No one really likes the pretentious posturing involved in the term post-rock. Though I’m sure a link could be forged somewhere along the line to post-modernism, why spoil the fun? As Professor Lowi said in class, “By naming anything ‘post-something,’ you acknowledge you don’t know enough about it to adequately categorize it.” Much to my chagrin, Tortoise has become the critic’s post-rock band par excellance. Just because the Chicago based band defies categorization, doesn’t mean we have to slap on a meaningless term to describe their sweeping compositions of densely-layered dual drummer rhythms, tight vibraphone cycles, and atmospheric guitar wanderings.
“TNT,” the first track off the album by the same name, presents Tortoise at its finest. The song begins with a barely audible drum loop, played by two drummers on different sets as their soft yet fast-paced hits interlock to form a rhythm that seems to stop and start at once. As the dual drum sets finally hit their cadence, a straight-toned guitar enters the fray with a single, unforgettable melodic hook that repeats until the end of the song.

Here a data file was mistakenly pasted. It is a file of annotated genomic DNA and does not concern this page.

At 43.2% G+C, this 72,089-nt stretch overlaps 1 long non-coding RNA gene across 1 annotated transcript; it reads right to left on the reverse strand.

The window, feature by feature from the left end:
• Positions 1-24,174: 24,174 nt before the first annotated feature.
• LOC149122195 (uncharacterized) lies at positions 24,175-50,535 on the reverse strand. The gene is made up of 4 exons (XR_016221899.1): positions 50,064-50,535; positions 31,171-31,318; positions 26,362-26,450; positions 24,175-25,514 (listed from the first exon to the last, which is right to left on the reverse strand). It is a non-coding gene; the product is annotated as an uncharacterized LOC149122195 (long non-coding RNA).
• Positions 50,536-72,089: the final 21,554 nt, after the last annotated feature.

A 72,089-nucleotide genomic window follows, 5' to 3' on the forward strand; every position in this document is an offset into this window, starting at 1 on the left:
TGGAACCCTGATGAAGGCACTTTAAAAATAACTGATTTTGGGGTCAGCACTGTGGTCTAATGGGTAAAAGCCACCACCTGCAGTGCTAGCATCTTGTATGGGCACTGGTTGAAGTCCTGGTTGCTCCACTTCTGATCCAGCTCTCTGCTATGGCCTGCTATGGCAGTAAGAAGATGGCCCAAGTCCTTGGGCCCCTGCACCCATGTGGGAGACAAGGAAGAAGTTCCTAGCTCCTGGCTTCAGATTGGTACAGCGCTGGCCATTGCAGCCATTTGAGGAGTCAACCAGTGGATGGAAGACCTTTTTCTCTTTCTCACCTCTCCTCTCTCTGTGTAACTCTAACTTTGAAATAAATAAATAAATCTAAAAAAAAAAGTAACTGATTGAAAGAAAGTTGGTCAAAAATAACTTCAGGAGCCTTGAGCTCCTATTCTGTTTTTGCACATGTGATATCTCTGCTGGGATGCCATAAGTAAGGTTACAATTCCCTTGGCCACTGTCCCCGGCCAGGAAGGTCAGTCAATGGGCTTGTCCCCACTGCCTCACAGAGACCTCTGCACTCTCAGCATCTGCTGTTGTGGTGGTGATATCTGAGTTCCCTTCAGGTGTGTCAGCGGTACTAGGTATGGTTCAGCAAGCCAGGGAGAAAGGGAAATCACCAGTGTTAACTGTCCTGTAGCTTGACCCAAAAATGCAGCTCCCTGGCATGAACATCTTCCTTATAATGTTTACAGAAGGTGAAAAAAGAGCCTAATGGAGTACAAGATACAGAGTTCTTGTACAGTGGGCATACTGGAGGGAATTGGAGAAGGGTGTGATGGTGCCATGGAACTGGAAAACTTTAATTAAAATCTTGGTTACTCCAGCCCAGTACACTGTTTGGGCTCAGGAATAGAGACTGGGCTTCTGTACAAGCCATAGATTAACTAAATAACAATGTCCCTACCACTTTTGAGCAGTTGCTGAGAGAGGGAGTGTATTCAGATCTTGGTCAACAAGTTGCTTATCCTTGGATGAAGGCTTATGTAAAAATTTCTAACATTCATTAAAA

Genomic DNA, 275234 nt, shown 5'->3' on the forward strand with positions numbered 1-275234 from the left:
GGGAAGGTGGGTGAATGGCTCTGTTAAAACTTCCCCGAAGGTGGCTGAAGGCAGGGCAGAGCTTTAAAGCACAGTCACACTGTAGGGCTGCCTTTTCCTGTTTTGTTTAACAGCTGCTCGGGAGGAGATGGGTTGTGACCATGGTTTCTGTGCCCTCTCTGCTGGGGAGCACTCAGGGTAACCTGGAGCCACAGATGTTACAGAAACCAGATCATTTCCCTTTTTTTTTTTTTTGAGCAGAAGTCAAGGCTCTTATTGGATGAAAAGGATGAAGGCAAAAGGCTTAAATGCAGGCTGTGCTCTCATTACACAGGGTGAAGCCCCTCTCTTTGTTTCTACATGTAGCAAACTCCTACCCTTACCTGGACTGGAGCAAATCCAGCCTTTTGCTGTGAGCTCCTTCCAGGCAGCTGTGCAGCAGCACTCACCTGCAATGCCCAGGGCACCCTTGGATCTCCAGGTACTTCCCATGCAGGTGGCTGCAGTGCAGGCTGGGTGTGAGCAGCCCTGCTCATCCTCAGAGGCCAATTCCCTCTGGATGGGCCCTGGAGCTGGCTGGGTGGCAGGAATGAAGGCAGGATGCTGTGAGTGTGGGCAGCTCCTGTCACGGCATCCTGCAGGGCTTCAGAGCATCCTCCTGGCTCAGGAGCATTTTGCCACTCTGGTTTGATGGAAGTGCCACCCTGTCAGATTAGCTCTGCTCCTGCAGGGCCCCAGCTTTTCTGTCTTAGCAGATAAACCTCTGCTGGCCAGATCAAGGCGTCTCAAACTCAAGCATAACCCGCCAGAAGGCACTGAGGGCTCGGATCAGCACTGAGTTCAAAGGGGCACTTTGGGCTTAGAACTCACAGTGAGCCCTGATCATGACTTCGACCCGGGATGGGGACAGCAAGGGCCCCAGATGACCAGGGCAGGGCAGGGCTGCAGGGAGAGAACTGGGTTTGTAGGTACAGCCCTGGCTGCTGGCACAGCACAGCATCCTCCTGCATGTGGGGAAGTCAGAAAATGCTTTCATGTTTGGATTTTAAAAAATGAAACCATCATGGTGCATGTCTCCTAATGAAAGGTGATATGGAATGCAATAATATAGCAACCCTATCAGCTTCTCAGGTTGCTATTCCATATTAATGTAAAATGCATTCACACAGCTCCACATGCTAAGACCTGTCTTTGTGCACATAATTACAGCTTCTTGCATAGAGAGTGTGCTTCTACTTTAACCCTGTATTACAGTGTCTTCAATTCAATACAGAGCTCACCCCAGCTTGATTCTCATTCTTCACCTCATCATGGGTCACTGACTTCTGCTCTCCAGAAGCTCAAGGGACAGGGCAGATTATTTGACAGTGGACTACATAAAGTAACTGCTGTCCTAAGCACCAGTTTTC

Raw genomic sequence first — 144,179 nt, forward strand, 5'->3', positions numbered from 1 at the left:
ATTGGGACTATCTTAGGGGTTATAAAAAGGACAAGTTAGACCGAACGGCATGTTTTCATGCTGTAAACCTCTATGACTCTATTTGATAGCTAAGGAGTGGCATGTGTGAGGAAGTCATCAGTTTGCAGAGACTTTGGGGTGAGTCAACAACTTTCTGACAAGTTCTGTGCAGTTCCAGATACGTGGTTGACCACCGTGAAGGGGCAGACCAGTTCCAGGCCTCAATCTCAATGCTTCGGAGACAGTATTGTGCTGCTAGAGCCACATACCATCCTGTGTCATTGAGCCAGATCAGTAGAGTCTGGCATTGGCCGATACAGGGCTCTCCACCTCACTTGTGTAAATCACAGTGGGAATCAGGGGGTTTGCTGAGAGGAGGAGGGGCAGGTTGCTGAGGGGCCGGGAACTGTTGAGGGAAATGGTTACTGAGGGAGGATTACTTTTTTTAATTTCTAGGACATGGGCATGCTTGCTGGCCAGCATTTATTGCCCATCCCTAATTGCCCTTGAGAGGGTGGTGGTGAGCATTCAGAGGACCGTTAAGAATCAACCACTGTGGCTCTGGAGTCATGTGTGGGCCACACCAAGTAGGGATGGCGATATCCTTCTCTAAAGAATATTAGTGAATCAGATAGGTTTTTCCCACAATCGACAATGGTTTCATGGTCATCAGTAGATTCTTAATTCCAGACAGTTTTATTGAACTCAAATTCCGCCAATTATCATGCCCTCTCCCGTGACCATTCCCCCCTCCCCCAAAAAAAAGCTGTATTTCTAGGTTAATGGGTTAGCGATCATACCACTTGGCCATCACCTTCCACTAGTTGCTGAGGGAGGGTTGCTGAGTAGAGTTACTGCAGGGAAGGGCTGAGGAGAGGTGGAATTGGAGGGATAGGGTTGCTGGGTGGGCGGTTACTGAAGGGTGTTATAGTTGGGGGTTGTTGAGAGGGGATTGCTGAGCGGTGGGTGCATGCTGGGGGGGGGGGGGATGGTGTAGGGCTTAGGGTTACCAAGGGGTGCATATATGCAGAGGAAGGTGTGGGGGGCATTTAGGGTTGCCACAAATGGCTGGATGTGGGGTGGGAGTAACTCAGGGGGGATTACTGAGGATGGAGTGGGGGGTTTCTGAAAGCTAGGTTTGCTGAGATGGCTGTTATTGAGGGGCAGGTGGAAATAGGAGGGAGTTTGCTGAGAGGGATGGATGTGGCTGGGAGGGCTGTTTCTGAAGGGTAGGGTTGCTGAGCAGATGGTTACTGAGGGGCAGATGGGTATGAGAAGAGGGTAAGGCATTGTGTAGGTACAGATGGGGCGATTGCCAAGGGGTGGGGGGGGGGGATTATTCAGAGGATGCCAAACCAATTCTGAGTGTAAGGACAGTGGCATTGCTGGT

The genius: Tortoise begin exactly how they end, but in the process, they take you somewhere entirely different. They build a poignant seven minute crescendo with little melodic variation, besides a spare chorus, bridge, and a slight refrain. The effect is dazzling. You effortlessly glide on a carpet of growing instrumentation — kraut-rock drums, soft, warm horns, ambient electronic effects, and angular guitar riffs — until the energy becomes so concentrated it simply disperses. It’s like it has been sublimated into a gas; it’s that ephemeral.
Watching this song performed live in all of its delicate beauty, the musical prowess of Tortoise becomes readily apparent. A list of their side projects proves the same point. But there can be no greater mark of success than defying the limits of sound.
Archived article by Andrew Gilman